We can watch our high school grandson strike out batters in a baseball game. We enjoy a middle school concert in which our other grandson plays the French horn. We watch and listen with pride as our granddaughter sings in a prestigious children’s choir.
In the words of Maya Angelo, “I long, as does every human being, to be at home wherever I find myself.”
Indeed, it’s good to be home, wherever that is. I hope that’s true for you as well.
The timing couldn’t have been better. With the late afternoon sun shining brightly, this shrimping trawler headed for port to unload the day’s fresh catches. Clearly, the boat and its crew weren’t alone.
An assortment of gull species, Northern Gannets, and other sea birds followed along, hoping for an easy meal as the crew pitched unwanted catches overboard. It was unusual for the trawler to be close enough to shore to zoom in for a decent shot.
Everyone needs a sanctuary. Recent research shows that connecting with nature helps humans in multiple ways.
Nature helps heal, soothe, and restore individuals from pain, stress, and depression. We all need a place to escape, if only temporality, from the pressures and madness of the world.
When my wife and I winter in Florida, we are fortunate to have just such a place. Egans Creek Greenway is the first spot I visit after my wife and I get settled into our rental.
Egans Creek Greenway is an island inside an island. Covering more than 300 acres, the greenway is a city-run park on the north end of the 13-mile long Amelia Island, a barrier island northeast of Jacksonville.
The greenway is not your typical sanctuary, but it’s mine for many reasons. I get needed exercise walking its grassy trails. A variety of wildlife is in abundance. I can practice my photography hobby shooting landscapes and nature’s flora and fauna.
Please click on the photos to enlarge them.
Egans Creek winds its way through the two main sections of the greenway. A saltmarsh dominates the northern half. It teems with wading birds, birds of prey, songbirds, furry mammals, and intriguing reptiles. The Atlantic Ocean tides keep its waters brackish.
The southern section is part maritime forest and part freshwater ecosystem. The creek runs along the eastern side while a grid of manmade ditches from previous farming attempts crisscrosses elsewhere.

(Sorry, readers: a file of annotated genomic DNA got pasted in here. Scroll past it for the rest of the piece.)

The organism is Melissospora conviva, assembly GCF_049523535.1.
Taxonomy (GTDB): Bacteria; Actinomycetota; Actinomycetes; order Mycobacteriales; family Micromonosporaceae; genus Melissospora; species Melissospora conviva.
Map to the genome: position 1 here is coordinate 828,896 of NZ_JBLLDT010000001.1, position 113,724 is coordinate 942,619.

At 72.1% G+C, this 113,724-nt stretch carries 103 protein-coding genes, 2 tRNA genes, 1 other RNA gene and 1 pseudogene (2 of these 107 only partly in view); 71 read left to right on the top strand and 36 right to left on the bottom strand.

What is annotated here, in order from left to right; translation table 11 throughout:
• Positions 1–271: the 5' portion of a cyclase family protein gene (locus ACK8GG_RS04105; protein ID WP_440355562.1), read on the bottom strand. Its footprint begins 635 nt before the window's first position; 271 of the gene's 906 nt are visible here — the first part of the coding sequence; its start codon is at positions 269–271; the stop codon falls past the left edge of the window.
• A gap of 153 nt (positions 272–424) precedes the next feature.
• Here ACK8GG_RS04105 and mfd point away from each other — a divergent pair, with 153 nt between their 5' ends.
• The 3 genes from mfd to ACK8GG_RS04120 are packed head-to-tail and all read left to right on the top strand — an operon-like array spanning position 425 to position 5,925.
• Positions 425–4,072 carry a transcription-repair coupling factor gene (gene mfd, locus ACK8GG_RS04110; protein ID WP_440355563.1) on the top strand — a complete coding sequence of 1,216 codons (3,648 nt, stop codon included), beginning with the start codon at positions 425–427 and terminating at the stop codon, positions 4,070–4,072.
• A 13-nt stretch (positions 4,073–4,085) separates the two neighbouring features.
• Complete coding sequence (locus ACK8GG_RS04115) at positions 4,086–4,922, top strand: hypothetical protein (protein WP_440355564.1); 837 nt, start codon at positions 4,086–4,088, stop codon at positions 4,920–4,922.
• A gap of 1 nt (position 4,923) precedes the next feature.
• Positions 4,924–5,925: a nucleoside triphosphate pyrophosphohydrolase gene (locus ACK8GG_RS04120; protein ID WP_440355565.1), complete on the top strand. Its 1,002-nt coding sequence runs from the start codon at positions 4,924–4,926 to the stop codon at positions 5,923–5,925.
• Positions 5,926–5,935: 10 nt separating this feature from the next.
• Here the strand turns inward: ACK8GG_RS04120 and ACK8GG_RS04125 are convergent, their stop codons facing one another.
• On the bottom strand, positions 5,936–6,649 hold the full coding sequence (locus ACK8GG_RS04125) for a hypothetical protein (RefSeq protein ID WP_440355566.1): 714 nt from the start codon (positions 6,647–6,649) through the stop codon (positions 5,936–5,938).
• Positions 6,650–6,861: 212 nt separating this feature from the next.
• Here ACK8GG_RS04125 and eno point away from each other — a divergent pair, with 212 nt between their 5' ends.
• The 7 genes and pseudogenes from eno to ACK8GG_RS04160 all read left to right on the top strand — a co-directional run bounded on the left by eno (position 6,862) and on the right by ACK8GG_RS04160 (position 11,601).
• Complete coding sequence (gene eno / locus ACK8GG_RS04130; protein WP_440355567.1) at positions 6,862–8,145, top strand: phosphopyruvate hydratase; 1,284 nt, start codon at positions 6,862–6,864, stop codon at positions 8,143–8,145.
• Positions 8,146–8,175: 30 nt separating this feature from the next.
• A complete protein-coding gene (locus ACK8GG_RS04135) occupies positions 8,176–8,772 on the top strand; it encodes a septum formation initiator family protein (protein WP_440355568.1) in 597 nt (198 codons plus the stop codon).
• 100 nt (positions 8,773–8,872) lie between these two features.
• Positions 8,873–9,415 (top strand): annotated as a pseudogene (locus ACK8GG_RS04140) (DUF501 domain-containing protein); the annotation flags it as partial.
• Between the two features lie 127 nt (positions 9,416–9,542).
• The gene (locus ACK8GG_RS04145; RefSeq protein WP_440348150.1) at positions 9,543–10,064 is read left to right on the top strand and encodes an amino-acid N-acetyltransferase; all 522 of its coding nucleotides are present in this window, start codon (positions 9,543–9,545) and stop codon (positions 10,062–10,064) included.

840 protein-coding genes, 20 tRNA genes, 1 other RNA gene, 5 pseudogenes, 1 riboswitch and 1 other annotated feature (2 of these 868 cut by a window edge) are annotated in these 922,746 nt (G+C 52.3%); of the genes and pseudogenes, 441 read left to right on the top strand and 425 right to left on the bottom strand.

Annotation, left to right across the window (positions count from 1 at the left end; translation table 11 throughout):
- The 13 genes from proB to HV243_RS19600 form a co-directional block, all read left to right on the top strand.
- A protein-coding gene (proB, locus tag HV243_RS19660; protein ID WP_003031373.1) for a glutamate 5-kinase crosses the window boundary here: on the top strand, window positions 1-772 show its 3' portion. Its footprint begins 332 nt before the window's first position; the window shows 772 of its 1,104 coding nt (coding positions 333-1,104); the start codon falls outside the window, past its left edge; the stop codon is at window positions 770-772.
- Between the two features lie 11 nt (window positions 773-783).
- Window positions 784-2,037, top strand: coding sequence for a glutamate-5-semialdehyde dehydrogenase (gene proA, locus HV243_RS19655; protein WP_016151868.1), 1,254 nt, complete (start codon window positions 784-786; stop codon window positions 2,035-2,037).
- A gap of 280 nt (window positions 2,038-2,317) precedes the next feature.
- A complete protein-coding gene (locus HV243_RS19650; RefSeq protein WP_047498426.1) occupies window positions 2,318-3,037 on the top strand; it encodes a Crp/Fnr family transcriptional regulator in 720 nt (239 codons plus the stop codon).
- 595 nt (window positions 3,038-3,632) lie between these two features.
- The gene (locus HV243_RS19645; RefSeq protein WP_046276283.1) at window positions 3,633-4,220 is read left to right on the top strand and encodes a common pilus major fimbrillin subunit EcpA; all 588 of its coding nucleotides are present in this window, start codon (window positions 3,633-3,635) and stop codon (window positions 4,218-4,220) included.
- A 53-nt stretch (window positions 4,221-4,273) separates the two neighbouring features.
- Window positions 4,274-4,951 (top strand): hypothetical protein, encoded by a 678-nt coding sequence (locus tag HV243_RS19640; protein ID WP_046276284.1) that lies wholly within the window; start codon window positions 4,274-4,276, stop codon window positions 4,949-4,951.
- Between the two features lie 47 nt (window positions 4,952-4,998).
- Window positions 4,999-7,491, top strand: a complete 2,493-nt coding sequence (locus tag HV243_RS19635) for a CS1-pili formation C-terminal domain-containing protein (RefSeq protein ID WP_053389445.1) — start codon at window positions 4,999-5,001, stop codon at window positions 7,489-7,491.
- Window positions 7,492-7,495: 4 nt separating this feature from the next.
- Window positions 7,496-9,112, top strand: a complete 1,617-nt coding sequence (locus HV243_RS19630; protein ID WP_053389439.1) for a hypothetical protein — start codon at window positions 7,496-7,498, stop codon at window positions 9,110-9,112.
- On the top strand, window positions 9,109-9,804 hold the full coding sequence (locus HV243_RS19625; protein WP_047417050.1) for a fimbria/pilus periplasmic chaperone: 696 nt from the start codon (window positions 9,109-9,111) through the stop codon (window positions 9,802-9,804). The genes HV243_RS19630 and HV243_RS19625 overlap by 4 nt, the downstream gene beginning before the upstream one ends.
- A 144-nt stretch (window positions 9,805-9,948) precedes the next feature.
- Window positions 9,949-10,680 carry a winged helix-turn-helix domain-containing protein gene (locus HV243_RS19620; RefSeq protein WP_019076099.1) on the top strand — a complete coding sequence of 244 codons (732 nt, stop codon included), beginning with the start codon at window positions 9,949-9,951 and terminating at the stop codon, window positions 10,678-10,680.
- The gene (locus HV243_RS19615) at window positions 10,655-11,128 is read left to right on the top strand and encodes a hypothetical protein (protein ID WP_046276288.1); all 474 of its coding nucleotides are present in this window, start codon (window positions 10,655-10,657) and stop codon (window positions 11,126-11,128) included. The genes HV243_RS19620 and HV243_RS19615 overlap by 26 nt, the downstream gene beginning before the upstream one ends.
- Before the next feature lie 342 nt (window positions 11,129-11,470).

Mixed vegetation creates a habitat for a wide variety of creatures. Pileated woodpeckers fly their noisy flight high above momma alligator and her baby brood while a barred owl hoots from a branch of a giant live oak tree.
Scores of yellow-rumped warblers dart from the underbrush to palm trees, chip-chipping all the way. A red-shouldered hawk watches for lunch from high on a dead snag. A freshly hatched monarch butterfly flaps its damp wings on a Florida holly bush.
A reunion of soft-shelled turtles suns on the steep banks of the creek. A honeybee gorges on a clump of newly blossomed marsh-pink.
Where the creek runs along the west side of the greenway, an osprey hovers before diving for an unsuspecting fish. In the process, large shorebirds are flushed. A great egret, wood stork, and a beautiful roseate spoonbill all take flight.
I am not alone in appreciating this preserve. Students stroll through on their way home from school. Seniors ride bicycles or walk in the sunshine of gorgeous days. Middle-aged joggers hustle by. This passive recreation is part of the park’s plan.
Strangely, concentration is essential to appreciate all the greenway has to offer. Surrounded by streets, houses, and businesses, the greenway is a quarter of a mile from the ocean. Horns, sirens, and roaring engines compete with the clacking call of the clapper rails.
So, too, to do the helicopters flying back and forth to the Mayport Naval Station 20 miles to the south. Commercial airliners, private jets, and noisy single-engine planes fill the air space overhead as they approach the local airport and Jacksonville International.